Amaresh Tripathy, Principal, PwC

Amaresh Tripathy is a Principal in PwC's Advisory group and founded the firm's information analytics practice, which he helps to manage. He has helped Fortune 500 companies in multiple industries (telecommunications, CPG, healthcare, insurance) to use bottoms-up data analytics in strategic decision making. His work has focused on developing growth and pricing strategies, defining market entry plans, understanding customer behavior to increase profitability, improve marketing efficiency, developing operations strategy, and streamlining distribution. Amaresh received his Bachelor of Engineering from the National Institute of Technology and has a graduate degree in Transportation Systems Engineering from the University of Texas-Austin.

Re: Getting a jump on data visualization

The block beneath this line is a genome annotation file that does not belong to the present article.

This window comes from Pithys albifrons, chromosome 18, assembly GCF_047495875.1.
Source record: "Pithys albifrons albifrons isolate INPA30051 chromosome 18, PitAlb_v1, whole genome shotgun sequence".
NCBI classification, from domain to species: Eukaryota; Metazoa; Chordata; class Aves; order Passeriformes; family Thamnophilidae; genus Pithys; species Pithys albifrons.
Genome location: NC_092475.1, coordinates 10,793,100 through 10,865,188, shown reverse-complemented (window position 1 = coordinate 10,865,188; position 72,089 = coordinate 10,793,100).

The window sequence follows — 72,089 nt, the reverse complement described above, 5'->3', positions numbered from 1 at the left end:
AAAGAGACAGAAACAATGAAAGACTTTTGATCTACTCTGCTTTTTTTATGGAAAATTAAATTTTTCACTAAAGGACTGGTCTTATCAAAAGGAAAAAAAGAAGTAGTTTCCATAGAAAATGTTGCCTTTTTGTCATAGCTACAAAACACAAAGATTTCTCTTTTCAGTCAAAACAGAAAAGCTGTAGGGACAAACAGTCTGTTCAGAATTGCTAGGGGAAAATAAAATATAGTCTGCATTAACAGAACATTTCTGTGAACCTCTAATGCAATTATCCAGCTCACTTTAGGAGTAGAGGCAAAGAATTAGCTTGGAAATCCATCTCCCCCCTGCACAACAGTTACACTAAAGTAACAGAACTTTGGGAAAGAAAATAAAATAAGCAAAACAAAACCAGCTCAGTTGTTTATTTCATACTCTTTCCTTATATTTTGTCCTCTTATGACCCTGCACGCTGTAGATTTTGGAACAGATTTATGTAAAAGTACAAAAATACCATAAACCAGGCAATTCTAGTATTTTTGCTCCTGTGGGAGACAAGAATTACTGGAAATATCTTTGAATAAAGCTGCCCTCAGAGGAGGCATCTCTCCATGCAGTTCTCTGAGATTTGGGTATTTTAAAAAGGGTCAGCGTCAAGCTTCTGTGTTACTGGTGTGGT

• 9/14/2011 12:38:15 AM

Pierre and Beth,

Great point here. Ability to communicate data visually, like the ability to communicate it verbally or in a written report, is a skill in itself.

Re: Getting a jump on data visualization
  • 9/12/2011 10:37:18 AM

Pierre -- I think you raise a good point. The visualization shouldn't be either so simplistic that it provides no real value or so complicated that the viewer spends more time trying to decipher it than in assessing what the valuable information (presuming there is some of that) it's delivering. I suppose what this means for any organization presenting business analytics in data visualizations is having somebody on the analytics team who is able to think visually and intuitively understand the best way to deliver the data. Not every analyst may be capable of this.

Re: Getting a jump on data visualization
  • 9/10/2011 12:15:00 PM